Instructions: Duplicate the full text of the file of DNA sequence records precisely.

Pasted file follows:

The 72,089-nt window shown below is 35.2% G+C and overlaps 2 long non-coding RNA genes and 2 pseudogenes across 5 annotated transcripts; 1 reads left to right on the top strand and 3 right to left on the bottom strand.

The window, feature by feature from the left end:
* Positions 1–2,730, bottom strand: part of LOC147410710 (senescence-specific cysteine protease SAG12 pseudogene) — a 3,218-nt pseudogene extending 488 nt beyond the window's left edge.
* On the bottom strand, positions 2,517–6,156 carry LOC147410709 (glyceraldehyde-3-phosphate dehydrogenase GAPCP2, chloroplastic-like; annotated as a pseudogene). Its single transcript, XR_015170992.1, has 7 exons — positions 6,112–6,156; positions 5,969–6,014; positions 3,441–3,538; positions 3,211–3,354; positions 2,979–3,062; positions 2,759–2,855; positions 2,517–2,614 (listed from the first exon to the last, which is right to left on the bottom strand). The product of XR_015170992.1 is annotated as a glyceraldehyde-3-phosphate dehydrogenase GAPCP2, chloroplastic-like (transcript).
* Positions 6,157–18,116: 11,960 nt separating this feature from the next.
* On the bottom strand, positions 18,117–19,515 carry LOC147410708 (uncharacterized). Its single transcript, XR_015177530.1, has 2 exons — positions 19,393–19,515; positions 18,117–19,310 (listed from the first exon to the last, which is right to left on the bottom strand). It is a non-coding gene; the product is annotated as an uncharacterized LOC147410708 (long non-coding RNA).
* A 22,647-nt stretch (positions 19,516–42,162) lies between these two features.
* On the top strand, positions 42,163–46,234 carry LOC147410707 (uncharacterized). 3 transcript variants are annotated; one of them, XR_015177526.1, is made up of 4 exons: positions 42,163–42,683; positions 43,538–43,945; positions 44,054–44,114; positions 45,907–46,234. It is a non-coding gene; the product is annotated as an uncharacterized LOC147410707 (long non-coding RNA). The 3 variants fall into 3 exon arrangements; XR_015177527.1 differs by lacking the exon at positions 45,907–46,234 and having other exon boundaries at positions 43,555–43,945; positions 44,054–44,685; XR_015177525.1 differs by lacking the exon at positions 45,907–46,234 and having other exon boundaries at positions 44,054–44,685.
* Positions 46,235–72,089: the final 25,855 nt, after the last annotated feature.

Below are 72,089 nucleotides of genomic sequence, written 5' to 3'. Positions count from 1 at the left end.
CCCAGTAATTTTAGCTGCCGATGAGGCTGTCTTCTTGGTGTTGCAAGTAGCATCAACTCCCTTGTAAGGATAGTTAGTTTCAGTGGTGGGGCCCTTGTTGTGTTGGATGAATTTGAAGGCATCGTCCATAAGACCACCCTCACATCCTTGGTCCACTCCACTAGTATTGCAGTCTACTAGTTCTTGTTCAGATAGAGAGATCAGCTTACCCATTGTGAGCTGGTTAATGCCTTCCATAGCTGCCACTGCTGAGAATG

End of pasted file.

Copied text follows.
The 72,089-nt window shown below is 35.2% G+C and overlaps 2 long non-coding RNA genes and 2 pseudogenes across 5 annotated transcripts; 1 reads left to right on the top strand and 3 right to left on the bottom strand.

The window, feature by feature from the left end:
* Positions 1–2,730, bottom strand: part of LOC147410710 (senescence-specific cysteine protease SAG12 pseudogene) — a 3,218-nt pseudogene extending 488 nt beyond the window's left edge.
* On the bottom strand, positions 2,517–6,156 carry LOC147410709 (glyceraldehyde-3-phosphate dehydrogenase GAPCP2, chloroplastic-like; annotated as a pseudogene). Its single transcript, XR_015170992.1, has 7 exons — positions 6,112–6,156; positions 5,969–6,014; positions 3,441–3,538; positions 3,211–3,354; positions 2,979–3,062; positions 2,759–2,855; positions 2,517–2,614 (listed from the first exon to the last, which is right to left on the bottom strand). The product of XR_015170992.1 is annotated as a glyceraldehyde-3-phosphate dehydrogenase GAPCP2, chloroplastic-like (transcript).
* Positions 6,157–18,116: 11,960 nt separating this feature from the next.
* On the bottom strand, positions 18,117–19,515 carry LOC147410708 (uncharacterized). Its single transcript, XR_015177530.1, has 2 exons — positions 19,393–19,515; positions 18,117–19,310 (listed from the first exon to the last, which is right to left on the bottom strand). It is a non-coding gene; the product is annotated as an uncharacterized LOC147410708 (long non-coding RNA).
* A 22,647-nt stretch (positions 19,516–42,162) lies between these two features.
* On the top strand, positions 42,163–46,234 carry LOC147410707 (uncharacterized). 3 transcript variants are annotated; one of them, XR_015177526.1, is made up of 4 exons: positions 42,163–42,683; positions 43,538–43,945; positions 44,054–44,114; positions 45,907–46,234. It is a non-coding gene; the product is annotated as an uncharacterized LOC147410707 (long non-coding RNA). The 3 variants fall into 3 exon arrangements; XR_015177527.1 differs by lacking the exon at positions 45,907–46,234 and having other exon boundaries at positions 43,555–43,945; positions 44,054–44,685; XR_015177525.1 differs by lacking the exon at positions 45,907–46,234 and having other exon boundaries at positions 44,054–44,685.
* Positions 46,235–72,089: the final 25,855 nt, after the last annotated feature.

Below are 72,089 nucleotides of genomic sequence, written 5' to 3'. Positions count from 1 at the left end.
CCCAGTAATTTTAGCTGCCGATGAGGCTGTCTTCTTGGTGTTGCAAGTAGCATCAACTCCCTTGTAAGGATAGTTAGTTTCAGTGGTGGGGCCCTTGTTGTGTTGGATGAATTTGAAGGCATCGTCCATAAGACCACCCTCACATCCTTGGTCCACTCCACTAGTATTGCAGTCTACTAGTTCTTGTTCAGATAGAGAGATCAGCTTACCCATTGTGAGCTGGTTAATGCCTTCCATAGCTGCCACTGCTGAGAATG